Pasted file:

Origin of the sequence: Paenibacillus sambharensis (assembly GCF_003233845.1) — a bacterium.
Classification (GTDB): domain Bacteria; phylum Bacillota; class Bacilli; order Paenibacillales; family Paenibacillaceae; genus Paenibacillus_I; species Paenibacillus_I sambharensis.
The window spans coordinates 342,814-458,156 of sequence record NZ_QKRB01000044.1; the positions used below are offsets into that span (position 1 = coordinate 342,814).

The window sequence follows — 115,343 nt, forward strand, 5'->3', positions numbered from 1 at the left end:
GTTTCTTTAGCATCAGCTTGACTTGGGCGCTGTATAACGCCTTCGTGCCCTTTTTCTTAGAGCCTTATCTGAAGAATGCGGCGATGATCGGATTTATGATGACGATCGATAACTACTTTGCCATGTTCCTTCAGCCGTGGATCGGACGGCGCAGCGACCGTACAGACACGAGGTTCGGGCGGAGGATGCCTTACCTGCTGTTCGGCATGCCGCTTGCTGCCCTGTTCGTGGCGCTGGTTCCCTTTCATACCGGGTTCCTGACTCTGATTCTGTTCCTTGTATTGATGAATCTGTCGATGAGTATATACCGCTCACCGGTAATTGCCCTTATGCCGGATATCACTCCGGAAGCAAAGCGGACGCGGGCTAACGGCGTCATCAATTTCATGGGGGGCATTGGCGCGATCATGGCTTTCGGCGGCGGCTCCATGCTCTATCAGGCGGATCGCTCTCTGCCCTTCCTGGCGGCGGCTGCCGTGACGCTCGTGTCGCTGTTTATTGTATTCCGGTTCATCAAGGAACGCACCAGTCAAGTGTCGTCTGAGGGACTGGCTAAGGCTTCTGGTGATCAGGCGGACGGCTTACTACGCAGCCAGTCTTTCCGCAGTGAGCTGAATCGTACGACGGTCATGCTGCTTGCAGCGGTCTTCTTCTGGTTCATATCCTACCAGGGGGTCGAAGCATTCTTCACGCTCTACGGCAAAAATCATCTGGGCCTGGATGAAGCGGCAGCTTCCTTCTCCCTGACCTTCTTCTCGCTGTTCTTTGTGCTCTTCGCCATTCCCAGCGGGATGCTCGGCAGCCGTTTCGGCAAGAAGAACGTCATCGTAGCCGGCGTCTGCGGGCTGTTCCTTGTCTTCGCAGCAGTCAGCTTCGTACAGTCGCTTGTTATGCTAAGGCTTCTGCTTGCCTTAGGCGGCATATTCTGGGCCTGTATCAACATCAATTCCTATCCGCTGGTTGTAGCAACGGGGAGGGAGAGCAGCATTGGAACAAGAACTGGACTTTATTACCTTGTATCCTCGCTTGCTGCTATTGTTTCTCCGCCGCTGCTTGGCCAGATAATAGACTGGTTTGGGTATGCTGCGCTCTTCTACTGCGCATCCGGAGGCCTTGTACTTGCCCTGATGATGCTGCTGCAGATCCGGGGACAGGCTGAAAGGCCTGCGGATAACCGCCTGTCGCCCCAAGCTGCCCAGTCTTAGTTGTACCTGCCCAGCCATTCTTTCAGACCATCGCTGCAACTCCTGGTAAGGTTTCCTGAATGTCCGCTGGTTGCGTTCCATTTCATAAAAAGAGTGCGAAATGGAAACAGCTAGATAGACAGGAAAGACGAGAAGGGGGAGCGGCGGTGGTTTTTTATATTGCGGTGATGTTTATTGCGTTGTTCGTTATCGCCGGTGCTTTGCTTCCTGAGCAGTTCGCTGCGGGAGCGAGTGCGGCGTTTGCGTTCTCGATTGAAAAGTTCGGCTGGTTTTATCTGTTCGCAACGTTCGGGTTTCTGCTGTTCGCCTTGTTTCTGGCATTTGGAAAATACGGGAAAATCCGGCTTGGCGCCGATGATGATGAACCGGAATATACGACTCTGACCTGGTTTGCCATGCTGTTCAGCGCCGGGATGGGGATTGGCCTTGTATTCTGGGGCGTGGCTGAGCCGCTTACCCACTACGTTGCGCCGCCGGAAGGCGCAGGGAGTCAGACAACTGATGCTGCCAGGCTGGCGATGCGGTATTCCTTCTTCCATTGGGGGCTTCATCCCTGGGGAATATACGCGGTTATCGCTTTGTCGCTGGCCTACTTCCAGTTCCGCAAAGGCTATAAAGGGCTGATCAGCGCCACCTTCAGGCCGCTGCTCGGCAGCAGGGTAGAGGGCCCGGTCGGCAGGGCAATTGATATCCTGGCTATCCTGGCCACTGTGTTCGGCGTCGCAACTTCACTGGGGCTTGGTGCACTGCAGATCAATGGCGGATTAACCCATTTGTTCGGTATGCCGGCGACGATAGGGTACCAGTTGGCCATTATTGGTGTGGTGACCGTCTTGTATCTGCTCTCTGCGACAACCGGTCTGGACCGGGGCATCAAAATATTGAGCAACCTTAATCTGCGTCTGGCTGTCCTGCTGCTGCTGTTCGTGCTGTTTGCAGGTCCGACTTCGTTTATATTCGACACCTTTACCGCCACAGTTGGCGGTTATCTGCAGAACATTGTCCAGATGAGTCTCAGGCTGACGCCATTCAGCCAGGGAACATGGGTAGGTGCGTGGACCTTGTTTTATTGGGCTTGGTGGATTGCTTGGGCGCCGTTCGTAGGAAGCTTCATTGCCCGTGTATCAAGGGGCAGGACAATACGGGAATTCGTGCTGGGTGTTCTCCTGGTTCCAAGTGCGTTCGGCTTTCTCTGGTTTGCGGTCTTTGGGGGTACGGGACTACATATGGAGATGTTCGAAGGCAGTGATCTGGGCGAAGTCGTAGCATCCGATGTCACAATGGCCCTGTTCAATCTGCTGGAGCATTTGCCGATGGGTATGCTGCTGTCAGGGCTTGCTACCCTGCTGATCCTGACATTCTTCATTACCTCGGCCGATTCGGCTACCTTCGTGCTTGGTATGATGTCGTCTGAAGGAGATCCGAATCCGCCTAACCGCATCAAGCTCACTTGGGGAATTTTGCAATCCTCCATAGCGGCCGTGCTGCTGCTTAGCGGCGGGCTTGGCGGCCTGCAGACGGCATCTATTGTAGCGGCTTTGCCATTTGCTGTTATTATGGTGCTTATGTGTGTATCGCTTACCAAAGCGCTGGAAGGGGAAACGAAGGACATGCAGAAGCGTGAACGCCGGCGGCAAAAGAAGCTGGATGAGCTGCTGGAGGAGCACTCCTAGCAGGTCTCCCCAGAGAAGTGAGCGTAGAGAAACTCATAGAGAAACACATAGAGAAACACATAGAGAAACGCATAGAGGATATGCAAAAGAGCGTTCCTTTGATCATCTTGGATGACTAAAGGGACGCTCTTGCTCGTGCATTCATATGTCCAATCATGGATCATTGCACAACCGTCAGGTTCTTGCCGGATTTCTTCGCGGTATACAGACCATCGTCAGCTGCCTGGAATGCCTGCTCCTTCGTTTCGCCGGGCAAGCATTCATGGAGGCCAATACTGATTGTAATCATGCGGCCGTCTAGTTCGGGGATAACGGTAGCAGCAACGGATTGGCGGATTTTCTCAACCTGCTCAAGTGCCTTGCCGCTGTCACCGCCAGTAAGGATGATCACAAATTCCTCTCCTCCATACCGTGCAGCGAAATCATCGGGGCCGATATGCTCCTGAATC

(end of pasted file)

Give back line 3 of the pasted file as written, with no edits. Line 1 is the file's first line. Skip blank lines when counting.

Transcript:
The window spans coordinates 342,814-458,156 of sequence record NZ_QKRB01000044.1; the positions used below are offsets into that span (position 1 = coordinate 342,814).